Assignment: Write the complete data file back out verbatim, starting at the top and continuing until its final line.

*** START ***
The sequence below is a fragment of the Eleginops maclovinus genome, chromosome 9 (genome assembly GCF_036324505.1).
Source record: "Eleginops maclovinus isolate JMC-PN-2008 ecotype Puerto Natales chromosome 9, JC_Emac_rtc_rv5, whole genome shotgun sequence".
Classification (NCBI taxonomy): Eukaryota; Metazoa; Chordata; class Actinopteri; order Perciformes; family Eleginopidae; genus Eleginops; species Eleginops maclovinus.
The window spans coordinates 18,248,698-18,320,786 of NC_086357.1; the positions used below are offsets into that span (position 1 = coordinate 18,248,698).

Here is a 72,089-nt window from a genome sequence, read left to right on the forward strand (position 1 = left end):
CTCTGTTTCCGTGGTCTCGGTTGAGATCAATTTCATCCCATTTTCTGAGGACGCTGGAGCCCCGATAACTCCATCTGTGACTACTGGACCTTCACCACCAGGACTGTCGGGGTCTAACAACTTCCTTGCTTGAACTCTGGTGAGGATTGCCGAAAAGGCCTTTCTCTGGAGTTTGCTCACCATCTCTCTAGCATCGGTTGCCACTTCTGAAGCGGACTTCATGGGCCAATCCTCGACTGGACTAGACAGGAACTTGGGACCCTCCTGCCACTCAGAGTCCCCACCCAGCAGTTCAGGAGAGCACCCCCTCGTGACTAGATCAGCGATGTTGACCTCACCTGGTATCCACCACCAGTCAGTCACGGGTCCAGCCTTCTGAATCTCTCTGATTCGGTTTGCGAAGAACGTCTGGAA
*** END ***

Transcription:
The sequence below is a fragment of the Eleginops maclovinus genome, chromosome 9 (genome assembly GCF_036324505.1).
Source record: "Eleginops maclovinus isolate JMC-PN-2008 ecotype Puerto Natales chromosome 9, JC_Emac_rtc_rv5, whole genome shotgun sequence".
Classification (NCBI taxonomy): Eukaryota; Metazoa; Chordata; class Actinopteri; order Perciformes; family Eleginopidae; genus Eleginops; species Eleginops maclovinus.
The window spans coordinates 18,248,698-18,320,786 of NC_086357.1; the positions used below are offsets into that span (position 1 = coordinate 18,248,698).

Here is a 72,089-nt window from a genome sequence, read left to right on the forward strand (position 1 = left end):
CTCTGTTTCCGTGGTCTCGGTTGAGATCAATTTCATCCCATTTTCTGAGGACGCTGGAGCCCCGATAACTCCATCTGTGACTACTGGACCTTCACCACCAGGACTGTCGGGGTCTAACAACTTCCTTGCTTGAACTCTGGTGAGGATTGCCGAAAAGGCCTTTCTCTGGAGTTTGCTCACCATCTCTCTAGCATCGGTTGCCACTTCTGAAGCGGACTTCATGGGCCAATCCTCGACTGGACTAGACAGGAACTTGGGACCCTCCTGCCACTCAGAGTCCCCACCCAGCAGTTCAGGAGAGCACCCCCTCGTGACTAGATCAGCGATGTTGACCTCACCTGGTATCCACCACCAGTCAGTCACGGGTCCAGCCTTCTGAATCTCTCTGATTCGGTTTGCGAAGAACGTCTGGAA